The preamble to the 2002 law gives special recognition to the Orthodox Church, Catholic Church, Lutheran Church, Judaism and Islam. Speaking to Forum 18 in recent days, several religious leaders referred to an 11 November meeting attended by representatives of these confessions as well as the Old Believers, at which Vice-premier Vladimir Drazhin reportedly announced that their organisations had all successfully passed re-registration. Kalinov told Forum 18 that 1,256 Orthodox parishes had re-registered, while 11 would be liquidated by their own decision or because they had become monasteries. While he said that precise data would not be available from dioceses until the new year, Belarusian Orthodox Church press secretary Andrei Petrashkevich told Forum 18 that the handful of parishes which had failed to re-register had done so "for technical reasons", such as a change of location.
The True Orthodox Church was in 2003 effectively banned from re-registering (see F18News 2 April 2003 http://www.forum18.org/Archive.php?article_id=23 and http://www.forum18.org/Archive.php?article_id=24). Non-Moscow Patriarchate Orthodox Christian communities could only gain state registration if they had the approval of a local Moscow Patriarchate bishop. This non-legal, but state-enforced, requirement barred re-registration of the Russian True Orthodox Church, which comes under the Russian Orthodox Church Outside Russia (ROCOR - which is not part of the Moscow Patriarchate), the Belarusian Autocephalous Orthodox (People's) Church and the catacomb True Orthodox communities (see F18News 6 November 2003 http://www.forum18.org/Archive.php?article_id=177 ).
A Minsk-based spokesperson for the Roman Catholic Church told Forum 18 that all its parishes – approximately 430 – had also re-registered, while Kalinov gave the figure of 428. A spokesperson for the 15 Greek Catholic (Eastern-rite) communities in Belarus similarly told Forum 18 that they had all re-registered successfully, as did Kalinov.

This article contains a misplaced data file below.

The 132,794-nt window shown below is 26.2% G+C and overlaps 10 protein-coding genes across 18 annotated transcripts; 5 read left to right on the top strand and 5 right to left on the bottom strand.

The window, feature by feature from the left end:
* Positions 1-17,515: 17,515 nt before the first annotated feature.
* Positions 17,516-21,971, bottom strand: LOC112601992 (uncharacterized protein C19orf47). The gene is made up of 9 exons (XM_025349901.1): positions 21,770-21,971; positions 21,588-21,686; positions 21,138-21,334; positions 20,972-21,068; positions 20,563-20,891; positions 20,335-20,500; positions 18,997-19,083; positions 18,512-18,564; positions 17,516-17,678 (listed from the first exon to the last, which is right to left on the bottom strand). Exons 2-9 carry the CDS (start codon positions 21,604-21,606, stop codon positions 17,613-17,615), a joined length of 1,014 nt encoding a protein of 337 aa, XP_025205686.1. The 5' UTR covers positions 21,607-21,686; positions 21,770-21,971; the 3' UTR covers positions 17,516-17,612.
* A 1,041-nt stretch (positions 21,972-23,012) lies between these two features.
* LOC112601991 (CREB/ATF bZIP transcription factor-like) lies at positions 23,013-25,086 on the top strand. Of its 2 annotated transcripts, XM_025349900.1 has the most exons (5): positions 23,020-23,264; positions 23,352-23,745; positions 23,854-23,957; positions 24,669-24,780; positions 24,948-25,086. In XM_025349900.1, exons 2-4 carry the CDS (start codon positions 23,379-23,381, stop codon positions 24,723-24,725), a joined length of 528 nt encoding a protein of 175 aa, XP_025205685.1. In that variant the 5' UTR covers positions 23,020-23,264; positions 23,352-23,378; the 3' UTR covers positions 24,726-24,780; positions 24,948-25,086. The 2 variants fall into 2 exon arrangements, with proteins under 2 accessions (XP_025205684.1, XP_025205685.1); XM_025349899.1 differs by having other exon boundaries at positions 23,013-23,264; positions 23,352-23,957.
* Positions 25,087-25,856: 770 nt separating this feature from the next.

Fr Werner Bösiger of the controversial Latin-rite Society of St Pius X, founded by Archbishop Marcel Lefebvre, told Forum 18 that its two previously registered communities in Minsk had amalgamated and re-registered as one since they did not have more than 20 members each. Remarking that it was "not so complicated" for Catholics in Belarus, he added that this community had managed to gain the authorities' approval to use a free-standing house as a legal address: "You just need to be a little bit flexible."
Petr Orlov, who heads 38 priestless Pomorye Old Believer communities in Belarus, told Forum 18 that they had all re-registered, while a spokesperson at the Old Believer church belonging to the Belokrinitsa Concord in the city of Gomel [Homyel'] said that it too had recently re-registered. Kalinov added that three Old Believer communities in Minsk, Brest and Vitebsk [Vitsyebsk] regions would be liquidated by choice due to scant numbers.
According to Kalinov, 23 of 27 Muslim communities have re-registered, since the remaining four – two in Grodno [Hrodna] region, one in Minsk and one in Brest – had disbanded by themselves. Mufti Ismail Aleksandrovich of the Religious Association of Muslims in Belarus told Forum 18 that all 20 of his organisation's communities had re-registered. Previously potentially affected by the law's provision preventing the use of residential premises as a legal address (see F18News 7 October 2003 http://www.forum18.org/Archive.php?article_id=155), he said that this had not been problematic in practice: "In some places the authorities helped us." Ismail Voronovich, the head of the Muslim Spiritual Directorate of Belarus, which is said to embrace some five communities, has so far been unavailable for comment.